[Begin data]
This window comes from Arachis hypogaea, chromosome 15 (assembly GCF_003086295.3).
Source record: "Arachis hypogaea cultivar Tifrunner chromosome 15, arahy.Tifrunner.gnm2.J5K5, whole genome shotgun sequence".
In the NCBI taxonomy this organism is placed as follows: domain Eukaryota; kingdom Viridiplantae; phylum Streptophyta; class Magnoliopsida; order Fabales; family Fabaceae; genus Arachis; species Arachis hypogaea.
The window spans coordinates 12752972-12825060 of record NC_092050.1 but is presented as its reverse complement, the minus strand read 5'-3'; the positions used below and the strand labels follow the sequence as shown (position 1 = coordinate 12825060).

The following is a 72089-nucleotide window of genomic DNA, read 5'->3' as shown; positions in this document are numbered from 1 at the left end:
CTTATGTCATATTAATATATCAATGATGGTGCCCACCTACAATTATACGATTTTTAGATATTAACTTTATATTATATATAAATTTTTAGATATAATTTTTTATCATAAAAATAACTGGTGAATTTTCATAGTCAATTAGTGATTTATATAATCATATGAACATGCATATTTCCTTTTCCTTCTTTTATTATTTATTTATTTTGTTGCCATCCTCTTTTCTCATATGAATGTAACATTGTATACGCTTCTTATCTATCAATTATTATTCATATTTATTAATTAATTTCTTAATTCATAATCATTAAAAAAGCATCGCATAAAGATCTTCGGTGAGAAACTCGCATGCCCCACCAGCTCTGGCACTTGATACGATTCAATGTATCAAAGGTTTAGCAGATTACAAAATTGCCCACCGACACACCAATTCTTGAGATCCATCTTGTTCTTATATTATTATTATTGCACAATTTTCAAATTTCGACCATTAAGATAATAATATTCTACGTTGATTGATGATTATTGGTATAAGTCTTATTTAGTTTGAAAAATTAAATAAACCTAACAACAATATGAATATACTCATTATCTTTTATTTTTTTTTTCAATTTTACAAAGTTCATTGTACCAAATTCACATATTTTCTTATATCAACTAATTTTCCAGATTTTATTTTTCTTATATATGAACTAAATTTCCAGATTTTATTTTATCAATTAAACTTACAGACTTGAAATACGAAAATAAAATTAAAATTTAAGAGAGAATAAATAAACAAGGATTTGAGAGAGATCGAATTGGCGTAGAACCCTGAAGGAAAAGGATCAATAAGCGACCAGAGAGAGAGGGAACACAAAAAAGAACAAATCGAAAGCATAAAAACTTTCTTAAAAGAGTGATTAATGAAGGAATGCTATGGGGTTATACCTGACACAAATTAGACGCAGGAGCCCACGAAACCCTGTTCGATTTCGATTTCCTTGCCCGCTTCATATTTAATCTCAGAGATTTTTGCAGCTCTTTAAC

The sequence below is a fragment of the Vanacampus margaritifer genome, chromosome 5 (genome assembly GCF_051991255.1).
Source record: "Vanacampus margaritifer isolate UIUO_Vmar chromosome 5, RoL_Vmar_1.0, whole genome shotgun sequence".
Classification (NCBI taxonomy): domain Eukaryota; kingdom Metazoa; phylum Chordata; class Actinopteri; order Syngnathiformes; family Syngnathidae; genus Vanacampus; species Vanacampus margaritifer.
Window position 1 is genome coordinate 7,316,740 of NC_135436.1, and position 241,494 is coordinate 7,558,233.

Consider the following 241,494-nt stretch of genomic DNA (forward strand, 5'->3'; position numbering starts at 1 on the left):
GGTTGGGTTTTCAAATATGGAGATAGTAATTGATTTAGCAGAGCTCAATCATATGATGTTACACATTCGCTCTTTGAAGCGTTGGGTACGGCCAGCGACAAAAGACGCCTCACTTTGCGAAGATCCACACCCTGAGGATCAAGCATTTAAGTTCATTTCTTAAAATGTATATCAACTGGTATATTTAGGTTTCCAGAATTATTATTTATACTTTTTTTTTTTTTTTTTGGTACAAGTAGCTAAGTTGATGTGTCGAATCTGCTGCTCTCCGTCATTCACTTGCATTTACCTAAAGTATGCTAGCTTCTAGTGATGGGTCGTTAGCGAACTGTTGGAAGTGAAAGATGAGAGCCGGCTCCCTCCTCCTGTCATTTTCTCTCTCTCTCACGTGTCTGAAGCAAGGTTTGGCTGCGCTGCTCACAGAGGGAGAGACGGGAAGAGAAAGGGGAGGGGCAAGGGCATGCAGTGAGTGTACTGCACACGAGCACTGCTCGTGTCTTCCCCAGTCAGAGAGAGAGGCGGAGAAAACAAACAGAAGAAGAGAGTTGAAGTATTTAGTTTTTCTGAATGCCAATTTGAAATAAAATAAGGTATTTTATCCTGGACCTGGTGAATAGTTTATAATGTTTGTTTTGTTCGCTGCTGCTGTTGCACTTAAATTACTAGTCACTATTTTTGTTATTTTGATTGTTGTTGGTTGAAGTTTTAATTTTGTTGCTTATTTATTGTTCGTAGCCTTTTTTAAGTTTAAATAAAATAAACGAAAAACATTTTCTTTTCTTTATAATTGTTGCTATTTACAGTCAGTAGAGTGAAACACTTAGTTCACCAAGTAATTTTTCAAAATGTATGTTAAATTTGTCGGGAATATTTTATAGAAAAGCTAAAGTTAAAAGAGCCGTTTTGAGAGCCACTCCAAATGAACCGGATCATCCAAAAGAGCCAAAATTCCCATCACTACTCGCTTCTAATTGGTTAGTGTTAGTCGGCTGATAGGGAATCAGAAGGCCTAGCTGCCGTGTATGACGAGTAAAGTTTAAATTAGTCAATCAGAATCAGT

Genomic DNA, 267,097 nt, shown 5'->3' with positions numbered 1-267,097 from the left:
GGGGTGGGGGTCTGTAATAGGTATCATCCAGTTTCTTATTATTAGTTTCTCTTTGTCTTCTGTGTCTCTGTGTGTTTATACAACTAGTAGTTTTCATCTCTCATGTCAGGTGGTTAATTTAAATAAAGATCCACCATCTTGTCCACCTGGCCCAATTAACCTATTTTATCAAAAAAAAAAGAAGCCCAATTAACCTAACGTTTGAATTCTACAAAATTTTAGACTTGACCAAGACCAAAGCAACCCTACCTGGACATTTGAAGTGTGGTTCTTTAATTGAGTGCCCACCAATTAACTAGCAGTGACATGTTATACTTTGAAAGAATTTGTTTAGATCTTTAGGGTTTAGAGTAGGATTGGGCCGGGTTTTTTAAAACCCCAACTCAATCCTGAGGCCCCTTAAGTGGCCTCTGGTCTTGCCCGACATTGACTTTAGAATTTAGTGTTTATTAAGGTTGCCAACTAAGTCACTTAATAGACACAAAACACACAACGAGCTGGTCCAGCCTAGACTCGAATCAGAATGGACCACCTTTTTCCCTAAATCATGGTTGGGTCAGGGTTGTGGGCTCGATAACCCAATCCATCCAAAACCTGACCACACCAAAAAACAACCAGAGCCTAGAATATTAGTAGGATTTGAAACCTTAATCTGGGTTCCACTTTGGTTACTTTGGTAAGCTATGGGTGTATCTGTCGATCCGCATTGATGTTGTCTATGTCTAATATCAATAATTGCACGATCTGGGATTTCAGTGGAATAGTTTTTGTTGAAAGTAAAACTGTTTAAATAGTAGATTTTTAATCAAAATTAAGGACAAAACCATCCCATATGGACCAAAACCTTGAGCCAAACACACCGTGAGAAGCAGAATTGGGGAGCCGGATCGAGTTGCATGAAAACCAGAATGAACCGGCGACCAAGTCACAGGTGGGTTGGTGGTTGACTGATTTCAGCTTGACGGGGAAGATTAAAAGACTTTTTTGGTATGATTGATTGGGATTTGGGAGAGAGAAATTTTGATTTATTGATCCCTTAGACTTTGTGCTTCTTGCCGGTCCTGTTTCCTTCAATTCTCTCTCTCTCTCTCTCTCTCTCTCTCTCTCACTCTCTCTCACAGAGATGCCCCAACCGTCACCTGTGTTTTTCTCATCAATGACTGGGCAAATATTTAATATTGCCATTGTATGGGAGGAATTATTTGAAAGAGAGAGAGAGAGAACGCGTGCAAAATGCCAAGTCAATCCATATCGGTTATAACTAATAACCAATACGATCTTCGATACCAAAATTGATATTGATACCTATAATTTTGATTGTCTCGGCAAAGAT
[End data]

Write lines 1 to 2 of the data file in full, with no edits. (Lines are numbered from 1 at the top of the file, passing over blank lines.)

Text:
This window comes from Arachis hypogaea, chromosome 15 (assembly GCF_003086295.3).
Source record: "Arachis hypogaea cultivar Tifrunner chromosome 15, arahy.Tifrunner.gnm2.J5K5, whole genome shotgun sequence".